ZIMSOFF co-organises a dialogue on the state of land, seeds and food with allies

Popular University of Social Movements gathers in Harare: social movements and academics to dialogue on the state of land, seeds and food in SADC


(Harare, July 11, 2016) – Over the past 15 years, Zimbabwe’s fast track land reform programme has redressed colonial land inequalities and now provides lessons for its neighbours on how to democratise land ownership and broaden economic participation. From July 12-15, various social movements and academics from Zimbabwe, Mozambique, South Africa, Ghana, Spain and Portugal will gather in Zimbabwe’s capital, Harare to discuss and debate the state of land, seeds, food, climate and people in Southern Africa. The event is being held under the banner/auspices of Portugal’s Popular University of Social Movements, known by its Portuguese acronym, UPMS.

Social movements have powerfully influenced Zimbabwe’s land reform, and movements’ role in pressuring governments for land reform is today more important than ever. The Southern African region’s food deficit has risen in the past five years due to limited agricultural support by the state and climate linked weather vagaries. Land investments and changes to seed laws and the growing impacts of climate change are also shaping regional food security.

What can the rest of the region learn from Zimbabwe’s land reform process? How can we understand regional policies regarding land, seeds, food and water? What responses can we collectively push for to address the challenges facing Zimbabwe and the wider region on the issues of food, land, seeds, water and climate? These are some of the key points to be debated at this UPMS workshop.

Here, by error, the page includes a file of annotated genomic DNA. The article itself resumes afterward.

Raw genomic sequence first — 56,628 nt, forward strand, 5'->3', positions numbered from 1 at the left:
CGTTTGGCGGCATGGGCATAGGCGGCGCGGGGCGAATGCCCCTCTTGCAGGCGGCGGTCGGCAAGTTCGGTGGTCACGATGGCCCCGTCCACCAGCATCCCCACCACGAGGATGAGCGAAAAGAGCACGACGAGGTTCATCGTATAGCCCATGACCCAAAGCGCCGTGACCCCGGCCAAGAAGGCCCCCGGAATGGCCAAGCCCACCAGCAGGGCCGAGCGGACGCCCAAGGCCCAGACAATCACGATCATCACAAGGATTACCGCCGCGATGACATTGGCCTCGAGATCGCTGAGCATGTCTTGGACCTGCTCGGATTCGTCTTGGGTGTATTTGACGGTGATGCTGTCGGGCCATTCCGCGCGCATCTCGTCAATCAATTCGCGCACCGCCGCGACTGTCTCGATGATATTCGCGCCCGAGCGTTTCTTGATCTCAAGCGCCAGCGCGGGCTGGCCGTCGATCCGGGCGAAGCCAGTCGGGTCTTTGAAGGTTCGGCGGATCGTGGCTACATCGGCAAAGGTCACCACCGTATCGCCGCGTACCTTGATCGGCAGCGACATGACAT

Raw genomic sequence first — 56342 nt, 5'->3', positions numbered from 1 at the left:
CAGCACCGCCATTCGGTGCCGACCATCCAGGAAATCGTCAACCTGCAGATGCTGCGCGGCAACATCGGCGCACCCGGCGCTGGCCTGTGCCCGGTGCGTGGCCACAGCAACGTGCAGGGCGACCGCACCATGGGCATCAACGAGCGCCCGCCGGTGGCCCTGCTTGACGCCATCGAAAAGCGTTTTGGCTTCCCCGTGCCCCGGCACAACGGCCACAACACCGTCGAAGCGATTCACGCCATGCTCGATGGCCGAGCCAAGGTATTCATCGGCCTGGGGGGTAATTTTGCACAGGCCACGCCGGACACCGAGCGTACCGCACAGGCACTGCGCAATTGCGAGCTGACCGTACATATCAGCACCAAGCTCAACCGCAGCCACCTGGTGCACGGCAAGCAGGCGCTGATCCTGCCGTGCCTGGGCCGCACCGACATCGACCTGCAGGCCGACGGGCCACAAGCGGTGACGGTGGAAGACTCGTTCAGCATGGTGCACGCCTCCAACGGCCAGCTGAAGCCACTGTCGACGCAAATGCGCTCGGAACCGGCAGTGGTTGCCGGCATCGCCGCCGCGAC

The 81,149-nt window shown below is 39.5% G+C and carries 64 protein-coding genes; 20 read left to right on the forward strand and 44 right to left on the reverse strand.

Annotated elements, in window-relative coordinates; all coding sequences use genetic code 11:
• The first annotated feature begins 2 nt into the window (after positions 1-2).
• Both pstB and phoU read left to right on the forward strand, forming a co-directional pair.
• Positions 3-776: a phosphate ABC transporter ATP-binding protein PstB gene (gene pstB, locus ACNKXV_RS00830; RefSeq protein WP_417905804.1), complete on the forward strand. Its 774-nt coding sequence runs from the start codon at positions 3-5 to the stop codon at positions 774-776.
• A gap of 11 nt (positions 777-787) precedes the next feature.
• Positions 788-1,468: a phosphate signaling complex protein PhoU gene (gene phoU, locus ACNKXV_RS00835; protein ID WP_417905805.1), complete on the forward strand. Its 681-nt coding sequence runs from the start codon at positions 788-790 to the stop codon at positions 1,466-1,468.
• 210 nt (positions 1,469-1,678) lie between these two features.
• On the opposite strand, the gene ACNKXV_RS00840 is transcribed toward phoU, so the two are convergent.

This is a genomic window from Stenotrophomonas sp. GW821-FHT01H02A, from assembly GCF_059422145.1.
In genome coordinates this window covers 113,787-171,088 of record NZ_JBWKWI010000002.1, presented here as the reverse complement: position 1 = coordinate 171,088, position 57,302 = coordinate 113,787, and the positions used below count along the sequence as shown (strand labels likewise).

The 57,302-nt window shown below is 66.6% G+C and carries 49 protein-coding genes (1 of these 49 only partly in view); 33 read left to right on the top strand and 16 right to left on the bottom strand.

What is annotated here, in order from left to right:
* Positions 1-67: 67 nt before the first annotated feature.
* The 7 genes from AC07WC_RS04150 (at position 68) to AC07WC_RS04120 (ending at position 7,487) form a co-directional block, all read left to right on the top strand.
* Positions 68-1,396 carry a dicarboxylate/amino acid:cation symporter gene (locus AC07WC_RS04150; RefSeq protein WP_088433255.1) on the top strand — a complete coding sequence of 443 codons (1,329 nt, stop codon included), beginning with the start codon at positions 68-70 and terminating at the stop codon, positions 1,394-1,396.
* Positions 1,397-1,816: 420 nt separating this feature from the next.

Boaventura de Sousa Santos, director of the Centre for Social Studies, University of Coimbra, said, “This UPMS workshop brings together academics and leaders of peasants’ movements, women’s movements and housing movements to focus on land, seeds and food, one of the most urgent and important topics in a time of savage neoliberal capitalism, land grabbing, finance speculation on commodities and land.”

Building alliances among social movements is the only way to develop an effective resistance against such powerful interests, he added.

The Popular University of Social Movements’ workshops are designed to promote the sharing of knowledge born out of experiences of both academic research and struggles on the ground. It is a process of broadening, articulating and enhancing forms of struggle against neoliberal globalization, capitalism, colonialism, sexism and other relations of domination and oppression; a process of rethinking and renew knowledge for political and social struggles, and developing new paradigms of social transformation from the Global South.

According to Elizabeth Mpofu, chairperson of Zimbabwe Organic Smallholder Farmers Forum (ZIMSOFF),”This event is happening at the appropriate time. We are confronted by various social, economic and political challenges. It is the right time to sit down and analyze how far we have walked since 2000 and what is the reality in our neighboring countries.”

Thandiwe Chidavarume, from the Rural Women’s Assembly in Zimbabwe said, “Rural women farmers demand climate justice, participation in decision making and recognition of their immense contribution to food security and food sovereignty. This event provides a space to learn from and share with others experiences relevant to shaping solutions to these issues.”

Walter Chambati, deputy executive director of Sam Moyo African Institute of Agrarian Studies sees this workshop as a space that “presents an opportunity to reflect on Zimbabwe’s land reform successes and constraints. There can’t be a better platform for social movements from the global south to meet and share experiences on issues related to land, food and climate justice in the interests of promoting food sovereignty”.

The Harare UPMS workshop is co-hosted by Zimbabwe Organic Smallholder Farmers Forum, the Sam Moyo African Institute of Agrarian Studies, the Rural Women’s Assembly and the ALICE Project of the Centre for Social Studies.



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